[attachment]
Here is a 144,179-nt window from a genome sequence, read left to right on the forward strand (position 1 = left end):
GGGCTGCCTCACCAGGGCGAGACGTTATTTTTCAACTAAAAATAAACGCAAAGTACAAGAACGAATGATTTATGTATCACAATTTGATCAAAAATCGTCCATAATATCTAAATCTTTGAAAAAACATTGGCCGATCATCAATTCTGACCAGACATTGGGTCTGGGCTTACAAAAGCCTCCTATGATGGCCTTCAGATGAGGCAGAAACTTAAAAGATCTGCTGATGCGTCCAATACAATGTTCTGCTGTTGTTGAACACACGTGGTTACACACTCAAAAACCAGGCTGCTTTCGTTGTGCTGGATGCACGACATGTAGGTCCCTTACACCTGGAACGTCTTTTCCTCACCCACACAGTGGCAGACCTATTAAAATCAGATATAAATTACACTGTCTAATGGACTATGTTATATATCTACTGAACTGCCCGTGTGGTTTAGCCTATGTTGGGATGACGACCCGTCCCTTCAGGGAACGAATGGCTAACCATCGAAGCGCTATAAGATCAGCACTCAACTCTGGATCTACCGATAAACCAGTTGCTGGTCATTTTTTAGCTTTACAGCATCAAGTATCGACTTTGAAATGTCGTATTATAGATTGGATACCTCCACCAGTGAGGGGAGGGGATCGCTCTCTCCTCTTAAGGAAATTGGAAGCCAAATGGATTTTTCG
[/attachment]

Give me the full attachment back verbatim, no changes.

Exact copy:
Here is a 144,179-nt window from a genome sequence, read left to right on the forward strand (position 1 = left end):
GGGCTGCCTCACCAGGGCGAGACGTTATTTTTCAACTAAAAATAAACGCAAAGTACAAGAACGAATGATTTATGTATCACAATTTGATCAAAAATCGTCCATAATATCTAAATCTTTGAAAAAACATTGGCCGATCATCAATTCTGACCAGACATTGGGTCTGGGCTTACAAAAGCCTCCTATGATGGCCTTCAGATGAGGCAGAAACTTAAAAGATCTGCTGATGCGTCCAATACAATGTTCTGCTGTTGTTGAACACACGTGGTTACACACTCAAAAACCAGGCTGCTTTCGTTGTGCTGGATGCACGACATGTAGGTCCCTTACACCTGGAACGTCTTTTCCTCACCCACACAGTGGCAGACCTATTAAAATCAGATATAAATTACACTGTCTAATGGACTATGTTATATATCTACTGAACTGCCCGTGTGGTTTAGCCTATGTTGGGATGACGACCCGTCCCTTCAGGGAACGAATGGCTAACCATCGAAGCGCTATAAGATCAGCACTCAACTCTGGATCTACCGATAAACCAGTTGCTGGTCATTTTTTAGCTTTACAGCATCAAGTATCGACTTTGAAATGTCGTATTATAGATTGGATACCTCCACCAGTGAGGGGAGGGGATCGCTCTCTCCTCTTAAGGAAATTGGAAGCCAAATGGATTTTTCG